SIRĀFI, ABU SAʿID ḤASAN b. ʿAbd-Allāh b. Marzobān (b. Sirāf on the coast of Fārs in 280/893-94; d. Baghdad 2 Rajab 368/3 February 979), 10th century polymath known best for his work as a grammarian. As his full name indicates, Sirāfi’s family had been Zoroastrians until his father converted to Islam and changed his name from Behzād to ʿAbd-Allāh. Abu Saʿid himself spent his life as a Muʿtazilite. He studied jurisprudence in ʿOman as a youth, theology at al-ʿAskar under Moḥammad b. ʿOmar Ṣaymari, and, at Baghdad, grammar under Ebn al-Sarrāj and Mabramān, Koranic sciences under Abu Bakr b. Mojāhed, and lexicography under Ebn Dorayd.
He became a judge in Baghdād under the chief judge (qāżi al-qożāt), Abu Moḥammad b. Maʿrūf, and held this position for fifty years. He taught the Koran, Hadith, jurisprudence, grammar, theology, logic, versification, prosody, division of inheritances, debating, arithmetic, geometry (Euclid) and astronomy (the Almagest), and was consulted by many leading scholars on a wide variety of subjects; for instance, he provided Ebn al-Nadim with much of the information on grammarians that the latter incorporated into his Fehrest. The most noteworthy public displays of his talents were the famous debates that he held before learned audiences with Abu Bešr Mattā b. Yunos in 320/932, and with Abu Ḥasan ʿĀmeri in 364/974-5. In the first of these, Sirāfi ably defended the thesis that grammar is superior to logic as an instrument for deciding between truth and falsehood; an account of the debate was given by Tawḥidi, which was quoted by Yāqut (III, pp.105-25; see Margoliouth, Mahdi, Abderrahmane, Elamrani-Jamal, Endress, and Versteegh). Despite his fame, Sirāfi lived a simple life, earning his living by copying manuscripts.
His most significant writing was in grammar. His Šarḥ Ketāb Sibawayh (Commentary on the book of Sibawayh) was his most important contribution to this field (see Troupeau, for instance). The other surviving book that he devoted to grammar is the Ketāb aḵbār al-naḥwiyin al-baṣriyin (Book of Stories of the Grammarians of Baṣra). Attributed to him also are a Ketāb modḵal elā Ketāb Sibawayh (Introduction to the Book of Sibawayh), a Ketāb al-eqnāʿ fi al-naḥw (Book of Persuasion Concerning Grammar), which was completed by his son Abu Moḥammad Yusof, a Ketāb alefāt al-waṣl wa’l-qaṭʿ (Book of the Alefs of Conjunction and Disjunction) on Koranic philology, a Šarḥ Maqṣurat Ebn Dorayd (Commentaryon the Maqṣura [poem] by Ebn Dorayd), a Šarḥ Jamhara fi al-loḡa (Commentary on [Ebn Dorayd’s] Collection on Language), a dictionary, a Ketāb asmāʾ jebāl al-Tehāma wa makānehā (Book of the Names and the Mountains of Tehāma and their Locations) on geography, a Ketāb jazirat al-ʿarab (Book of the Arabian Peninsula) also on geography, a Ketāb al-waqf wa’l-ebtedāʾ (Book of Stopping and Starting), and a Ketāb ṣanʿat al-šeʿr wa’l-balāḡa (Book of the Art of Poetry and Rhetoric). Unfortunately, little is known about most of these works apart from their titles.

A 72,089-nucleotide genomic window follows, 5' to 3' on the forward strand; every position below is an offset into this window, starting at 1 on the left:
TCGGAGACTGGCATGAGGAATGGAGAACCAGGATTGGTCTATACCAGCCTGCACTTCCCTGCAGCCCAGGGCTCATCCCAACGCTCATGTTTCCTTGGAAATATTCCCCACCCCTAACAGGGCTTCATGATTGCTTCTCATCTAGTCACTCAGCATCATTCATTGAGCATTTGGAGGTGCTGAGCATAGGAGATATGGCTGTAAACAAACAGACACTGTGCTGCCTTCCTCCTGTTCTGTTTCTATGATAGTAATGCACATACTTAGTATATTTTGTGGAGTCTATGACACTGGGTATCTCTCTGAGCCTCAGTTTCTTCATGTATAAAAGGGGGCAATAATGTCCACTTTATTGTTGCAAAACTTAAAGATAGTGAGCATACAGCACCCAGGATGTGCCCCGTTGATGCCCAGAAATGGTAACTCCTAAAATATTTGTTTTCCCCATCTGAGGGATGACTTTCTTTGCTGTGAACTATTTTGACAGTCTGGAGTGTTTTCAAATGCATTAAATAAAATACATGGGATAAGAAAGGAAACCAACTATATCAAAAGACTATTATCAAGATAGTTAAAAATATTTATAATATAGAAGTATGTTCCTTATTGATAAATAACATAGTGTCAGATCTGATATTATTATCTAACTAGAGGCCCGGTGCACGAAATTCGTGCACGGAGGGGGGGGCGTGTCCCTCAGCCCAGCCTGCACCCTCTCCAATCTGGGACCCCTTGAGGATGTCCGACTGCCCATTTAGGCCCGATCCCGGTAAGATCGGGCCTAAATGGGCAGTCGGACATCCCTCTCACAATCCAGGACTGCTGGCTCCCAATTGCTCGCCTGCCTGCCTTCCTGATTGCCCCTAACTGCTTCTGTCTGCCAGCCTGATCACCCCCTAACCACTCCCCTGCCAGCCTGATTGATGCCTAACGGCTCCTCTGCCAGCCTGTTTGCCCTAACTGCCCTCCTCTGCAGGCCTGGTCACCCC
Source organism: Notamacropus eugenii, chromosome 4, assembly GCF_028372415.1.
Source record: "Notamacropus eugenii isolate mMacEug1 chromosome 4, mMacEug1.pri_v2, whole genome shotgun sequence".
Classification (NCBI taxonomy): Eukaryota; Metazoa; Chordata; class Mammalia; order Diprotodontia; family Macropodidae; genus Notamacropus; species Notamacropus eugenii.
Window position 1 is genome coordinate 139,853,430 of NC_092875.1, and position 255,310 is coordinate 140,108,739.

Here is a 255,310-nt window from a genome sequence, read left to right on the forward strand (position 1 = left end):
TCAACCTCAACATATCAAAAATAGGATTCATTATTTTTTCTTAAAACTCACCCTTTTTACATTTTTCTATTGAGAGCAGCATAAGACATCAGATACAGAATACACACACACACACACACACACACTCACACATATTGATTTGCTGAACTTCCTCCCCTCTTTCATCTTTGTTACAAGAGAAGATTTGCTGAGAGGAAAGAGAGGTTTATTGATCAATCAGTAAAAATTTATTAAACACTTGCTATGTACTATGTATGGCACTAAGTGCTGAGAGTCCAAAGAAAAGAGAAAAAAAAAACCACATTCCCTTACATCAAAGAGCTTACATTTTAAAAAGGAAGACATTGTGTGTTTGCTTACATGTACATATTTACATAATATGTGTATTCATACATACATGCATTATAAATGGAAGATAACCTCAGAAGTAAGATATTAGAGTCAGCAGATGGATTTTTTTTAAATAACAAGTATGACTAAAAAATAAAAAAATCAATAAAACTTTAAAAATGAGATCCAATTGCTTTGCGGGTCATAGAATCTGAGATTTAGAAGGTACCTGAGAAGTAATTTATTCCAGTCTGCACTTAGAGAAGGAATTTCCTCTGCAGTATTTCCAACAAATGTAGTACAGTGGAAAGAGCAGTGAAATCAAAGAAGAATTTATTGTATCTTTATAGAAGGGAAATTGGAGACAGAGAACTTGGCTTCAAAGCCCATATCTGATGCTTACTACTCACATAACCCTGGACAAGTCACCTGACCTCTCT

Ḥasan b. ʿAbd-Allāh Sirāfi, Šarḥ Ketāb Sibawayh, excerpts in the edition of the Ketāb Sibawayh, Cairo, 1897.
Idem, Ketāb aḵbār al-naḥwiyin al-baṣriyin, ed. F Krenkow, Beirut-Paris, 1936; ed. M. ʿA. Ḵafāji, Cairo, 1955.
Idem, Šarḥ Jamhara fi al-loḡa, partially ed. F. Krenkow with Ebn Dorayd’s Jamhara, II and III, Hyderabad, 1925-32.
Ebn Ḵallekān, tr. de Slane, I, pp. 377-79.
Ebn al-Nadim, Ketāb al-Fehrest, ed. T. al-Māzandarāni, Tehran, 1988, p. 68.
Ebn al-Qefṭi, Taʾriḵ al-ḥokamāʾ, ed. J. Lippert, Leipzig, 1903, p. 323.
Yāqūt, Odabāʾ III, pt. 1, pp. 84-125.
Brockelmann, GAL I, p. 113 (115), and S I, pp. 174-75.
Humbert, “al-Sīrāfī,” EI ² IX, pp. 668-669.
Sezgin, GAS IX, pp. 98-101. Suter, p. 60 (no. 130).
T. Abderrahmane, “Discussion entre Abū Saʿid al-Sirāfi, le grammarien, et Mattā b. Yūnus, le philosophe,” Arabica 25, 1978, pp. 310-23.
A. Elamrani-Jamal, Logique aristotélicienne et grammaire arabe, Paris 1983, pp. 149-63.
Gerhard Endress ,"Grammatikund Logik: arabische Philologie und griechische Philosophie im Widerstreit,” in Sprachphilosophie in Antike und Mittelalter, ed. B. Mojsisch, Amsterdam, 1986, pp. 163-270.
Muhsin Mahdi, “Language and Logic in Classical Islam,” in Logic in Classical Islamic Culture, ed. Gustave E. von Grunebaum, Wiesbaden, 1970, pp. 51-83.
David Samuel Margoliouth, “The discussion between Abu Bishr Matta and Abu Saʿid al-Sirafi on the Merits of Logic and Grammar,” JRAS, 1905, pp. 97-129.
Gérard Troupeau, “Le commentaire d’al-Sīrāfī sur le chapitre 565 du Kitāb de Sībawayhi,” Arabica 5, 1958, pp. 168-82.
Kees Versteegh, The Arabic Linguistic Tradition, London-New York, 1997, pp. 52-63.
Originally Published: July 20, 2002
Last Updated: July 20, 2002